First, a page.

In what the British media is calling a first for the United Kingdom, a gay Muslim man has married his partner of two years.
Jahed Choudhury, whose parents hail from Bangladesh, married Sean Rogan in a low-key service at the Walsall registry office, wearing traditional Asian wedding attire.
"We're going to show the whole world that you can be gay and Muslim," Choudhury said, according to the Express & Star.
Choudhoury said he faced bullying from his peers growing up, complete rejection from his family and was even blocked from attending mosque because of his sexual identity.
"I'd been viciously attacked by Muslim boys, my mosque told me non-Muslims were not allowed in," he said.
Feeling that there was something wrong with him, Choudhoury attempted to become straight. He had a girlfriend for a while, took medication, found new friends and even went on a pilgrimage to Saudi Arabia. When these efforts didn't change him, he gave up on life.
"I tried killing myself and I then met Sean," he said, crediting his new husband with saving his life. "The housing association got us a house in a week and we've been living together ever since. I proposed on Sean's birthday last June," he explained.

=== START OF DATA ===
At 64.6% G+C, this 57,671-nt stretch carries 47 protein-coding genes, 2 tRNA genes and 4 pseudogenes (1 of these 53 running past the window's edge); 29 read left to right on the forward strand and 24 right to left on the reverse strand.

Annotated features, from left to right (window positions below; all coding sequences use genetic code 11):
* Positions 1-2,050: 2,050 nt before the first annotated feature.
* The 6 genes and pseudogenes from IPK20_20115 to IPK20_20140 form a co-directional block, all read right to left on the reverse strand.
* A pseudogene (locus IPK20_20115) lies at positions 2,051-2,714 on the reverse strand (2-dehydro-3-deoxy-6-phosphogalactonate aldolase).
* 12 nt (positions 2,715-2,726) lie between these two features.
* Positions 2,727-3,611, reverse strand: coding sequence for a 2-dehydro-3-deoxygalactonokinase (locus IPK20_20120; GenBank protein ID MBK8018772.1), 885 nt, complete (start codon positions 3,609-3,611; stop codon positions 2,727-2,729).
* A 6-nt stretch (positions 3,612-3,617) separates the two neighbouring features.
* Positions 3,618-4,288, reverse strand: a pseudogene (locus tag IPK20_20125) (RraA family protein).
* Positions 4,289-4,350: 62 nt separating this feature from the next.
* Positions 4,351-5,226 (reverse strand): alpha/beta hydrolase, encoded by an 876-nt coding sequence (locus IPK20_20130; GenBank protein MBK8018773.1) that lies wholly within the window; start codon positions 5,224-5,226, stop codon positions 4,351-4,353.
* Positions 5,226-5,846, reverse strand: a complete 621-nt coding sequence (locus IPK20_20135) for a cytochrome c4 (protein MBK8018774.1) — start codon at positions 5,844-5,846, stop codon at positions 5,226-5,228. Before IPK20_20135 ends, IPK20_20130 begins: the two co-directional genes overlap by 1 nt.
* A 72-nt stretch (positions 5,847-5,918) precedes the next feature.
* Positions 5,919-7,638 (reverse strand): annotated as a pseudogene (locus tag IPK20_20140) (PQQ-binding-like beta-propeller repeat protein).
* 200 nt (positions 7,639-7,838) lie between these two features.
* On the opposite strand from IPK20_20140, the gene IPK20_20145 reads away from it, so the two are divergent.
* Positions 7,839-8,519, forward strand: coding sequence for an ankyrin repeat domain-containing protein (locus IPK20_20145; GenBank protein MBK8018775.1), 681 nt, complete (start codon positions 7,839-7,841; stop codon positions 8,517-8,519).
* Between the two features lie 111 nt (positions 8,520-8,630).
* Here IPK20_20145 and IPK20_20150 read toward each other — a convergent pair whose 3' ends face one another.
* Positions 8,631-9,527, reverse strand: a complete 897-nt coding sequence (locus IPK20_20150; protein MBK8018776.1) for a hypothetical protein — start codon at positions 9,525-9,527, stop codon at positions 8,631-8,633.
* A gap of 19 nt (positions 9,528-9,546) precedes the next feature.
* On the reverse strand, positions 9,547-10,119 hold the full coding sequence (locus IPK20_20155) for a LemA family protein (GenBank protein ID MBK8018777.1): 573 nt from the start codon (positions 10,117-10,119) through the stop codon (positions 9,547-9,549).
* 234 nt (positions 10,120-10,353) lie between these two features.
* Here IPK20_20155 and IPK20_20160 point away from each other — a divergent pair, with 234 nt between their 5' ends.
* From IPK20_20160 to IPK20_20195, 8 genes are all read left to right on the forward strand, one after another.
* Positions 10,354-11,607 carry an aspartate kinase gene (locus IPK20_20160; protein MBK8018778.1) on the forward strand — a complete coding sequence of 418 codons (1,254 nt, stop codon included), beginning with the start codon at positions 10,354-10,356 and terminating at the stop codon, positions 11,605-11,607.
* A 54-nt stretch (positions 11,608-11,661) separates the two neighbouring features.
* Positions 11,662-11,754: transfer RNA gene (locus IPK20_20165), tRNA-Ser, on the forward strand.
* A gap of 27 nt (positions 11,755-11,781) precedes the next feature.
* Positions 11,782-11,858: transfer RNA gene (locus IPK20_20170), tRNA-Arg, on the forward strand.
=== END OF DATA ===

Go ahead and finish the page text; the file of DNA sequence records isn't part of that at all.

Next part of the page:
"[Sean] gave me hope at one of my lowest points and he's stood by me all the way," he said.
Same-sex marriages are considered taboo by many Muslims and Christians in the UK. The Muslim Council of Britain, which represents more than 500 organizations and mosques, and the Church of England both opposed the legalization of same-sex marriage in England and Wales in 2013.
Despite religious opposition from Christians and Muslims, same-sex marriages are legal in England, Wales and Scotland, while they remain illegal in Northern Ireland.
While same-sex unions remain controversial among many religious groups, Muslim leaders in the West have shown significant support for the LGBTQ community in recent years.
Sadiq Khan, who is Muslim and the mayor of London, has repeatedly voiced support for the city's LGBTQ community and marched in the cities annual Gay Pride Parade. This year's Pride festivities occurred during Ramadan and a special iftar was held, bringing together the LGBT and Muslim communities.
Earlier this month, all of Germany's Muslim MPs voted in support of legalizing same-sex marriage.
In 2012, before France officially legalized same-sex marriage in 2013, an imam performed the blessings to marry two gay men in Paris.
French- Algerian Ludovic Mohamed Zahed and his partner Qiyam al-Din became the first gay couple in France to be married in a Muslim religious ceremony. Zahed, himself a scholar and imam, went on to found a "gay-friendly" and gender-inclusive mosque.
Zahed argues that the rejection of LGBT Muslims is "modern and new in Islam," according to The Independent.
"It has nothing to do with Islam as spirituality, because our tradition is much more peaceful in terms of dealing with sexuality and gender identity," he said.